Idaho National Laboratory

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The Snake River Geothermal Consortium (SRGC) is a research partnership focused on advancing geothermal energy. Hosted by the Idaho National Laboratory (INL), SRGC proposed establishing FORGE as a resource for technology development, deployment, and validation. Their team included members from national laboratories, universities, industry, and state and federal agencies. The technical team consisted of members from Baker Hughes, the Center for Advanced Energy Studies (CAES) – Idaho National Laboratory, University of Idaho, Idaho State University, Boise State University, University of Wyoming -  Campbell Scientific, Chena Power, Geothermal Resources Group, Idaho Department of Water Resources, Idaho Geologic Survey, Lawrence Livermore National Laboratory, Mink GeoHydro, National Renewable Energy Laboratory, University of Oklahoma, University of Utah, U.S. Geothermal, and the U.S. Geological Survey (USGS).

Snake River Geothermal Consortium FORGE Map
Status

The SRGC proposed candidate site did not proceed to Phase 2. To learn more about their findings you can review the SRGC's Phase 1 Report and data submissions on the Geothermal Data Repository.   

Location

SRGC’s proposed site sits within INL’s Geothermal Resource Research Area (GRRA), a parcel of secure DOE land located along the Snake River Plain in southeastern Idaho. The SRGC FORGE team will have access to the entire GRRA which measures approximate 39 mi2 (100 km2), however a designated operational area will be used for well pad development. The location was chosen to minimize required surface disturbance while maximizing subsurface access. The Department of Energy-owned site is approximately 15 mi (24 km) from the nearest city, Arco.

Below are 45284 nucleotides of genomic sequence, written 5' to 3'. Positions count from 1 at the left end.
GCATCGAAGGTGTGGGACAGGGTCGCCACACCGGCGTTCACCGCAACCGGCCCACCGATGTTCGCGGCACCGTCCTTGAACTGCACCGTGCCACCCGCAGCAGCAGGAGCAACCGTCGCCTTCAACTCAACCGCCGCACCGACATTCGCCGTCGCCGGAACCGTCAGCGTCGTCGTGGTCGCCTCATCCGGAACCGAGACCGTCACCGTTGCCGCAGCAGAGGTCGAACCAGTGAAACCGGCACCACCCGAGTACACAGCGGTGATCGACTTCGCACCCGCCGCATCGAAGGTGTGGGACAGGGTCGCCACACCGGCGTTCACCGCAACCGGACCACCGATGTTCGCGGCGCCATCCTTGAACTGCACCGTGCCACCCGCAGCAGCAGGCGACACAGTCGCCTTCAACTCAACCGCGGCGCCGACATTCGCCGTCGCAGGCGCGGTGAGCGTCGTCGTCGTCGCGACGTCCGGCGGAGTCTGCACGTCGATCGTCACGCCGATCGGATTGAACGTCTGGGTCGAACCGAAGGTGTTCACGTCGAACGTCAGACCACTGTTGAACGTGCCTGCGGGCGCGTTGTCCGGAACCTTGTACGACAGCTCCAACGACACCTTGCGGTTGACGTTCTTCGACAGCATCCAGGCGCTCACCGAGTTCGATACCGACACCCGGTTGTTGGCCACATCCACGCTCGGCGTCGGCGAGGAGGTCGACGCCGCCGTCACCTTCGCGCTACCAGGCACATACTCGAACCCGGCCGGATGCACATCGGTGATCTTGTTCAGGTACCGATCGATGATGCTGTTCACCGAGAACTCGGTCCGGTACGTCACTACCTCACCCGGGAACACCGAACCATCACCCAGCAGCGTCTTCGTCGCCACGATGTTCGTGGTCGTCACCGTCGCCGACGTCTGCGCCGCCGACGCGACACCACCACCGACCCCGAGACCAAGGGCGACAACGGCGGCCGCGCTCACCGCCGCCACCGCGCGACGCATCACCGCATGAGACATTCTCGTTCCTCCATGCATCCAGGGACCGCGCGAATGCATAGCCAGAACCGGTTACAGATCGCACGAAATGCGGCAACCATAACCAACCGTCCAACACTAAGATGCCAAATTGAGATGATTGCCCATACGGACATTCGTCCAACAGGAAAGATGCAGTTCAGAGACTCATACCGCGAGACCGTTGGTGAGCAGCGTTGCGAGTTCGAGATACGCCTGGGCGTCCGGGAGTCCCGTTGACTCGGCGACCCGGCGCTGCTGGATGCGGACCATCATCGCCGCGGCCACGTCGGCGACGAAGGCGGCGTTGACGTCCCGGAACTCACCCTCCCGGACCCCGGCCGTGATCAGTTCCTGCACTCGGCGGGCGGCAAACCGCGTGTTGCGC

Technical Information

A deep geothermal exploration well, INEL-1, is approximately 3.75 mi (6 km) from the proposed FORGE location and is being used as a reference for future planning and will serve as a monitoring well for FORGE operations. Additionally there are two USGS groundwater observations wells and several observational and monitoring well located nearby the boundary of the GRRA.

Data collected from the nearby wells indicate an average gradient of 207.7°F/mi (54°C/km) and based on the bottom hole temperature of INEL-1, and the range of observed geothermal gradients, the SRGC expects to reach 350°F (175°C) at depths ranging from as little as 1.6 to 2.4 mi (2.6 to 3.8 km), with further data proving a lack of permeability.

Fun Facts
  • INL has supported a seismic monitoring program and has monitored nearby activity on the Snake River Plain since 1972.
  • INL has and supports its own stand-alone power grid, along with a full-time electrical transmission staff.
  • SRGC plans to leverage advances made in the oil and gas industries, specifically shale gas development, and bring those advances to EGS R&D.

Additional information on their team is available at snakerivergeothermal.org, an informational video is available on INL's YouTube channel, and you can follow them on Twitter through the hashtag #SnakeRiverFORGE.